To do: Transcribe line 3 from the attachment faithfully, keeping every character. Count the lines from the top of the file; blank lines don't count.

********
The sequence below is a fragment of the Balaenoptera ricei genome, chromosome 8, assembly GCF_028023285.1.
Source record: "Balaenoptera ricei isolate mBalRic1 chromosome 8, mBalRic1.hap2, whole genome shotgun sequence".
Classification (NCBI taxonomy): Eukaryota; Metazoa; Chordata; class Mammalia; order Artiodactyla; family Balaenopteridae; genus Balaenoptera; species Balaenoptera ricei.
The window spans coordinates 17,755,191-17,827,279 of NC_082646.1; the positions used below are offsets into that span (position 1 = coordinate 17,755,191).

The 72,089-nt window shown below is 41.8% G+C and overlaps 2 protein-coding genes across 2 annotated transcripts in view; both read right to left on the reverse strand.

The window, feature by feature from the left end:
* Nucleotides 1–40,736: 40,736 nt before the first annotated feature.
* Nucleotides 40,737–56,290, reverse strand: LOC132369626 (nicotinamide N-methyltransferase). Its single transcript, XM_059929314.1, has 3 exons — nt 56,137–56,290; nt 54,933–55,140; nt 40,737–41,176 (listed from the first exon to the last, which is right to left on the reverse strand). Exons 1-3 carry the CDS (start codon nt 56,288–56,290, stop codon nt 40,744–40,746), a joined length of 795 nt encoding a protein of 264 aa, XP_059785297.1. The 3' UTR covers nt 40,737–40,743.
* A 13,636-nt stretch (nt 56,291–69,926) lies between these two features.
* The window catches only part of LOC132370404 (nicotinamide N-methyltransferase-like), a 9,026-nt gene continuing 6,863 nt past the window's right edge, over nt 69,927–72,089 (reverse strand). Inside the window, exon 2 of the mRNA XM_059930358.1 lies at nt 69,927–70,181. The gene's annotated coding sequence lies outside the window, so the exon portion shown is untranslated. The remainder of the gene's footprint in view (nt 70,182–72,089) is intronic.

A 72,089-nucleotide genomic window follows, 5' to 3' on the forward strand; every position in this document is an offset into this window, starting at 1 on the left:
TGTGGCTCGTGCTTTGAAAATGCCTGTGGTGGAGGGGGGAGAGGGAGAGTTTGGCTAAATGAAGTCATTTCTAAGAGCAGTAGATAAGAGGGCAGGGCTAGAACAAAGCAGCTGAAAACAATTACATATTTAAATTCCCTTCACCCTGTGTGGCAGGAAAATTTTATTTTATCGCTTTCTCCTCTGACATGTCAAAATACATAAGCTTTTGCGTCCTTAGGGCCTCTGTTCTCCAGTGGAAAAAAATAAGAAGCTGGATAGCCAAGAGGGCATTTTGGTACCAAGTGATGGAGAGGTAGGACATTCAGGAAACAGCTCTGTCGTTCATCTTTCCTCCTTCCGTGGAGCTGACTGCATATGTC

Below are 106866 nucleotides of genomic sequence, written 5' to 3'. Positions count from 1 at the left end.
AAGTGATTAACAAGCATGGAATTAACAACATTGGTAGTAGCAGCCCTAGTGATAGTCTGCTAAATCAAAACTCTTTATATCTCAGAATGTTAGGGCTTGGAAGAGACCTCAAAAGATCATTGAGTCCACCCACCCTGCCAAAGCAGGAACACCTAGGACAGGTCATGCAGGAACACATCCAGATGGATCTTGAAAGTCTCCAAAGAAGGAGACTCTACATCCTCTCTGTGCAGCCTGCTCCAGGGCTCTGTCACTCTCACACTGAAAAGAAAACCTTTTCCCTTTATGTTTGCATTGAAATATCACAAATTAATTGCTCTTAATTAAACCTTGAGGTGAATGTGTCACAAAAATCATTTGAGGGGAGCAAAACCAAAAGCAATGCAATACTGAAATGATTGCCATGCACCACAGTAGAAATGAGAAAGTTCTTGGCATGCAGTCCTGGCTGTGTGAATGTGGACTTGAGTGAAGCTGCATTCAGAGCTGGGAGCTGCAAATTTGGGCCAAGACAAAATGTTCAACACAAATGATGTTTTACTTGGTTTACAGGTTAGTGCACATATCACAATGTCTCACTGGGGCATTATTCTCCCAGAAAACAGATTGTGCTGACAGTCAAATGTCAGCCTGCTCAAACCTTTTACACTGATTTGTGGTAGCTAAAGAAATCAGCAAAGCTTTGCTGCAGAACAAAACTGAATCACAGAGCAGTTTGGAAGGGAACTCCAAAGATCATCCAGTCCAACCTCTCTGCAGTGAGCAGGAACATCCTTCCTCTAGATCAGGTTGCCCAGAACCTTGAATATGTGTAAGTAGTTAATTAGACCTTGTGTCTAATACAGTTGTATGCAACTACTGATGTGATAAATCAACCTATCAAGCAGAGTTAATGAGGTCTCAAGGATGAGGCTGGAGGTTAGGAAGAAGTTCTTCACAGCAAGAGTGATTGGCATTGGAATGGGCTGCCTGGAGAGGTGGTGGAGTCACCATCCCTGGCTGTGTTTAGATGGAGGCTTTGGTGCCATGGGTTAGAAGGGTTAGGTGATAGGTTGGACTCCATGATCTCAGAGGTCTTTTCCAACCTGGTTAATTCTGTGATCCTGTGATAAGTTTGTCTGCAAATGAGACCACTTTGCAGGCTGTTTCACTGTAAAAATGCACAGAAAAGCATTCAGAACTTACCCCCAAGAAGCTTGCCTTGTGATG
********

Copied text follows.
Classification (NCBI taxonomy): Eukaryota; Metazoa; Chordata; class Mammalia; order Artiodactyla; family Balaenopteridae; genus Balaenoptera; species Balaenoptera ricei.